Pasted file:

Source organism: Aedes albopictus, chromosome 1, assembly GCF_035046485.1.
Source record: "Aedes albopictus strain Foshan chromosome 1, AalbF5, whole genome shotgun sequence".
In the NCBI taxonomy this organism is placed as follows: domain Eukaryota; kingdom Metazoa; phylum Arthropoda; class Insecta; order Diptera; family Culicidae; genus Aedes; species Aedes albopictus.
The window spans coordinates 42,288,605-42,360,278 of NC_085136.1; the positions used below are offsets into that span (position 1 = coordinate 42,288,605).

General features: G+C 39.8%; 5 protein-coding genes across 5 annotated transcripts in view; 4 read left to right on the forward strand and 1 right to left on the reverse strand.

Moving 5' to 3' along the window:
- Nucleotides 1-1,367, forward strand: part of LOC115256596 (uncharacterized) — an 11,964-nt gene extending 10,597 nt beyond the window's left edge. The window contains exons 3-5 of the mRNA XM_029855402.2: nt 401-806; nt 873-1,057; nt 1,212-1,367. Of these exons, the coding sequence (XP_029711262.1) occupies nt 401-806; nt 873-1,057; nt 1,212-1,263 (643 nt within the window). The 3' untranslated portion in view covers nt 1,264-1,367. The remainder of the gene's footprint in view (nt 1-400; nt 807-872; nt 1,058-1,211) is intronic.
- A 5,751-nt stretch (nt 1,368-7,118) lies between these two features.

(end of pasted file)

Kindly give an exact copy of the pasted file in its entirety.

Source organism: Aedes albopictus, chromosome 1, assembly GCF_035046485.1.
Source record: "Aedes albopictus strain Foshan chromosome 1, AalbF5, whole genome shotgun sequence".
In the NCBI taxonomy this organism is placed as follows: domain Eukaryota; kingdom Metazoa; phylum Arthropoda; class Insecta; order Diptera; family Culicidae; genus Aedes; species Aedes albopictus.
The window spans coordinates 42,288,605-42,360,278 of NC_085136.1; the positions used below are offsets into that span (position 1 = coordinate 42,288,605).

General features: G+C 39.8%; 5 protein-coding genes across 5 annotated transcripts in view; 4 read left to right on the forward strand and 1 right to left on the reverse strand.

Moving 5' to 3' along the window:
- Nucleotides 1-1,367, forward strand: part of LOC115256596 (uncharacterized) — an 11,964-nt gene extending 10,597 nt beyond the window's left edge. The window contains exons 3-5 of the mRNA XM_029855402.2: nt 401-806; nt 873-1,057; nt 1,212-1,367. Of these exons, the coding sequence (XP_029711262.1) occupies nt 401-806; nt 873-1,057; nt 1,212-1,263 (643 nt within the window). The 3' untranslated portion in view covers nt 1,264-1,367. The remainder of the gene's footprint in view (nt 1-400; nt 807-872; nt 1,058-1,211) is intronic.
- A 5,751-nt stretch (nt 1,368-7,118) lies between these two features.